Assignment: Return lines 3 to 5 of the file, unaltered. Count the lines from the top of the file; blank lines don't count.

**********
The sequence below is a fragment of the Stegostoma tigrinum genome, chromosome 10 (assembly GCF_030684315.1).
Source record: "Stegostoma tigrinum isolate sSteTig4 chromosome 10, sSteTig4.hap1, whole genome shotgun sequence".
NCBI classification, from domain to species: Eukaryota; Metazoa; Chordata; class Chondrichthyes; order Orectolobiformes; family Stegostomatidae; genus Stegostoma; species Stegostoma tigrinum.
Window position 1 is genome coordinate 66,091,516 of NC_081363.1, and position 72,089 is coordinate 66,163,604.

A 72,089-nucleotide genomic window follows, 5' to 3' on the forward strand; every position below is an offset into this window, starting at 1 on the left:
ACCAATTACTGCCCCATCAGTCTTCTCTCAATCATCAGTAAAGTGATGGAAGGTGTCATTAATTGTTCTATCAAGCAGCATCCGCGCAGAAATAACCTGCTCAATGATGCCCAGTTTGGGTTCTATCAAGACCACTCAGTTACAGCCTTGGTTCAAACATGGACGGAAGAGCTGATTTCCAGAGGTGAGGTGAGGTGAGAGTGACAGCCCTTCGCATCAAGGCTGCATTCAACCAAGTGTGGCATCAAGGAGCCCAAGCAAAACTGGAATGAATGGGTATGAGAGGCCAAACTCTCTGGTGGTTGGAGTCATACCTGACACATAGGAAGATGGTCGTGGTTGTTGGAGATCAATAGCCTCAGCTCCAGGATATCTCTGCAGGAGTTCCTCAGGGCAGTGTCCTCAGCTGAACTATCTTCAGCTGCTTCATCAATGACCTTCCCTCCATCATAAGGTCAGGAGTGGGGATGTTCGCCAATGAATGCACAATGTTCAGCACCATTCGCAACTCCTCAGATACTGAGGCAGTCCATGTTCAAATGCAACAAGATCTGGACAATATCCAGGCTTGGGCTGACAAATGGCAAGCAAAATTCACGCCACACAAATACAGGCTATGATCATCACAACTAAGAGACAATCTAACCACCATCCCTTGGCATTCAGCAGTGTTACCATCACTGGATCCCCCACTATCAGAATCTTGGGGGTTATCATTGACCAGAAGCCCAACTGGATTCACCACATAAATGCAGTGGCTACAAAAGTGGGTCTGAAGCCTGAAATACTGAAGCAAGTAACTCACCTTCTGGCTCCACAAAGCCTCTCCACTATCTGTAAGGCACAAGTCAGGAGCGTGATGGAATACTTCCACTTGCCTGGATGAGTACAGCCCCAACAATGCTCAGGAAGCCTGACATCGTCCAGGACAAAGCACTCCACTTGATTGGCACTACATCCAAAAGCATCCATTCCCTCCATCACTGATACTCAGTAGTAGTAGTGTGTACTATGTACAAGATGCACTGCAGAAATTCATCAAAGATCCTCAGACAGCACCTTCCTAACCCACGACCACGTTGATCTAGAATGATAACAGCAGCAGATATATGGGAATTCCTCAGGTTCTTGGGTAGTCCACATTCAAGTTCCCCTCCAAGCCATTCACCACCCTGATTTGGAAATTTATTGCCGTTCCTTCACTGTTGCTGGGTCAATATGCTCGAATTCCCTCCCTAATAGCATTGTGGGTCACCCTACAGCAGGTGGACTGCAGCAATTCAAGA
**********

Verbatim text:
NCBI classification, from domain to species: Eukaryota; Metazoa; Chordata; class Chondrichthyes; order Orectolobiformes; family Stegostomatidae; genus Stegostoma; species Stegostoma tigrinum.
Window position 1 is genome coordinate 66,091,516 of NC_081363.1, and position 72,089 is coordinate 66,163,604.

A 72,089-nucleotide genomic window follows, 5' to 3' on the forward strand; every position below is an offset into this window, starting at 1 on the left: